• Startup Protections
    • Password Lockout Protections
    • Secure Deletion
    • Apple Pay Valid Only for a Single User
  • Keep Personal Data Private
    • Keep Your Data Safe from Other Local Users
    • Deter Invasion via Sandboxing
    • Configure Your Mac’s Privacy Settings
    • Protect Your Passwords
  • Regain Access
    • Prepare for a Future Lockout
    • Recover Access to an Account
    • Recover from a Lost Firmware Password
  • Recover a Lost or Stolen Mac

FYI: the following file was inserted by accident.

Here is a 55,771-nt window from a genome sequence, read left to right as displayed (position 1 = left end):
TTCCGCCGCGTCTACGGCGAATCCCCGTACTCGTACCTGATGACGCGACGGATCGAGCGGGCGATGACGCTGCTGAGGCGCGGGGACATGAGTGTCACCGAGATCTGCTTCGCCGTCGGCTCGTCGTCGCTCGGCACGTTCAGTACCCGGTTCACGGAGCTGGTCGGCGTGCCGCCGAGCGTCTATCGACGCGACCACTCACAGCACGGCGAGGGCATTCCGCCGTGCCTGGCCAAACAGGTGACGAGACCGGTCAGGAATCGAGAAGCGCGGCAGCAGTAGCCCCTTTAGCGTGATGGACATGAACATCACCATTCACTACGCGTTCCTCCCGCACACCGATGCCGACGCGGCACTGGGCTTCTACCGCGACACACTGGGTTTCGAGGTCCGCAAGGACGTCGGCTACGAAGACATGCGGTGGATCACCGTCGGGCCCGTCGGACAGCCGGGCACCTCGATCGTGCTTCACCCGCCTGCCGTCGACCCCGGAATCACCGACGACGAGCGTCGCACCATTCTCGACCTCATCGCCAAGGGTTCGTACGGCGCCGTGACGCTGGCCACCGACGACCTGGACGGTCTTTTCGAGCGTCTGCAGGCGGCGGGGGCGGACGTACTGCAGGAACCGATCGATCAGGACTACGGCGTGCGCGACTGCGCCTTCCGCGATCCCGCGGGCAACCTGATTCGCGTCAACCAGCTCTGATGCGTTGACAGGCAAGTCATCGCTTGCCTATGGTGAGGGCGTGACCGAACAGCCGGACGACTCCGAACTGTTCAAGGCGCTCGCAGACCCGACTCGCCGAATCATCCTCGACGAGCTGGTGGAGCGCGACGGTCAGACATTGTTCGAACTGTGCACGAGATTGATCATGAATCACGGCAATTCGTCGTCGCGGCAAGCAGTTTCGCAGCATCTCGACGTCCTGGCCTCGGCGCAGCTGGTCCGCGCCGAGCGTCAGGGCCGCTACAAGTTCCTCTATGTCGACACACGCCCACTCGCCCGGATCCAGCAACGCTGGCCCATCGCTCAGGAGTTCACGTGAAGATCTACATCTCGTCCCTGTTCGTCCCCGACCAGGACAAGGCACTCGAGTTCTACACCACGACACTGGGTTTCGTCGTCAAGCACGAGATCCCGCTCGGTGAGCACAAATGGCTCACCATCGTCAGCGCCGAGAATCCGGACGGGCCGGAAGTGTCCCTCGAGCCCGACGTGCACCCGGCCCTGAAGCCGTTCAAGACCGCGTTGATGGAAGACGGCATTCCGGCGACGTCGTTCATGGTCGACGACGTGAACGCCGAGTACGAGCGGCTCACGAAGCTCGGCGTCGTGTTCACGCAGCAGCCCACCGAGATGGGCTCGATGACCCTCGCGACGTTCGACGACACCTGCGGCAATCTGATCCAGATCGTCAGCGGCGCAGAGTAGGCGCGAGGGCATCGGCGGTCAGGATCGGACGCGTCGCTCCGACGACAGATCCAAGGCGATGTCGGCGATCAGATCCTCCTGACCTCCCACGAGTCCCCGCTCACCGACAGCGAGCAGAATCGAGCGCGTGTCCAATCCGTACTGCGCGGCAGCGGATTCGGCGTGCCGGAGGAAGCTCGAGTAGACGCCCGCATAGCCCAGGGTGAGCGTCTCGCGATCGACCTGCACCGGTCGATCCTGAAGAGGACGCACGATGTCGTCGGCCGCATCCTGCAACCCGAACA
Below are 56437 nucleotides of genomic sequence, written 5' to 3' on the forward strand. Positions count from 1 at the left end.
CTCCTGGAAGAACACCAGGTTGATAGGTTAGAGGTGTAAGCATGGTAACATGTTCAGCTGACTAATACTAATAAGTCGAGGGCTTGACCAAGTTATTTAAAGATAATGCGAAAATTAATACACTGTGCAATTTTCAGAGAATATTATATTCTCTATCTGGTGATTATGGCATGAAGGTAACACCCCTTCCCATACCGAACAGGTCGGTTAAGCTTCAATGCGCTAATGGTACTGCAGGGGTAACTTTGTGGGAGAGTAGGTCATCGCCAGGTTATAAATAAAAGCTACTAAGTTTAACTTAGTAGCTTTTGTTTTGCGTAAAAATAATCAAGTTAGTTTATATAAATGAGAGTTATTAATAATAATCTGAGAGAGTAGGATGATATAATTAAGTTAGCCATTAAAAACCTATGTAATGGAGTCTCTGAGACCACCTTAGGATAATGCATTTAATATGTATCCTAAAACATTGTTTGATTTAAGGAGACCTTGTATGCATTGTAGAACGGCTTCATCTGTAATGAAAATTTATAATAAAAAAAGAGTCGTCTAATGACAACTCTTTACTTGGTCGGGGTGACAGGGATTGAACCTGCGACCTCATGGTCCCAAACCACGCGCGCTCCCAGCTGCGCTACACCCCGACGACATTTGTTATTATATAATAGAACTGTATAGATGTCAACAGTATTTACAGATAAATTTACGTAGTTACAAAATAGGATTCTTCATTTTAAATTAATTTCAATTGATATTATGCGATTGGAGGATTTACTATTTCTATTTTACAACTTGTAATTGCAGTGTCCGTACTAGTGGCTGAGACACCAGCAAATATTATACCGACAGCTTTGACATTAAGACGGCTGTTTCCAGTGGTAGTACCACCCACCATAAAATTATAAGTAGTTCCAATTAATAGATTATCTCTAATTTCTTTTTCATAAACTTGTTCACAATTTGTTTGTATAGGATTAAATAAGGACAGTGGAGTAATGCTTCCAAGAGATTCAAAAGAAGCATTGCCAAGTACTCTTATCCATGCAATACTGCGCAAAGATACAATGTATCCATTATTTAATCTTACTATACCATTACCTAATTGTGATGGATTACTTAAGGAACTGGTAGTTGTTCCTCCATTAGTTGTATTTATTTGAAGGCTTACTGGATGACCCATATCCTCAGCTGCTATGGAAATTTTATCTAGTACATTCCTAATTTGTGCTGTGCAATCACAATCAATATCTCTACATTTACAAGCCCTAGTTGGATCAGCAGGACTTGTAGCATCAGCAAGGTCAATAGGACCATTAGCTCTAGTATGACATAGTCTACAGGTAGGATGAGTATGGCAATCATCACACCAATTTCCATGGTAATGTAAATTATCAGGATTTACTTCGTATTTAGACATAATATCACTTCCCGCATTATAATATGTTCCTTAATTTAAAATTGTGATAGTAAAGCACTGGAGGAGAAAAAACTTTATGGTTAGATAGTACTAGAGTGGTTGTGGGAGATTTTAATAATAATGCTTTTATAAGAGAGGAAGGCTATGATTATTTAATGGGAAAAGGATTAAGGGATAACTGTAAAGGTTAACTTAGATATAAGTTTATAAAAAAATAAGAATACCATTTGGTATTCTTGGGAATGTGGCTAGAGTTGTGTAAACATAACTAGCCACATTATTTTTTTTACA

• Safeguard Yourself and Your Mac
    • Get To Know Find My
    • Use Find My for Tracking
    • Take Remote Action
  • About This Book
    • Ebook Extras
    • About the Author
    • About the Publisher
  • Copyright and Fine Print

Glenn Fleishman discusses M-series Macs, securing your Mac, Apple ID and more

Posted by Joe Kissell on April 23, 2021

Glenn Fleishman joined Chuck Joiner on MacVoices in a massive, three-part series to discuss updates to several of his books, including Take Control of Your M-Series Mac, Take Control of Securing Your Mac, Take Control of Your Apple ID, and Take Control of Home Security Cameras. The three episodes are:

You can also watch them right here: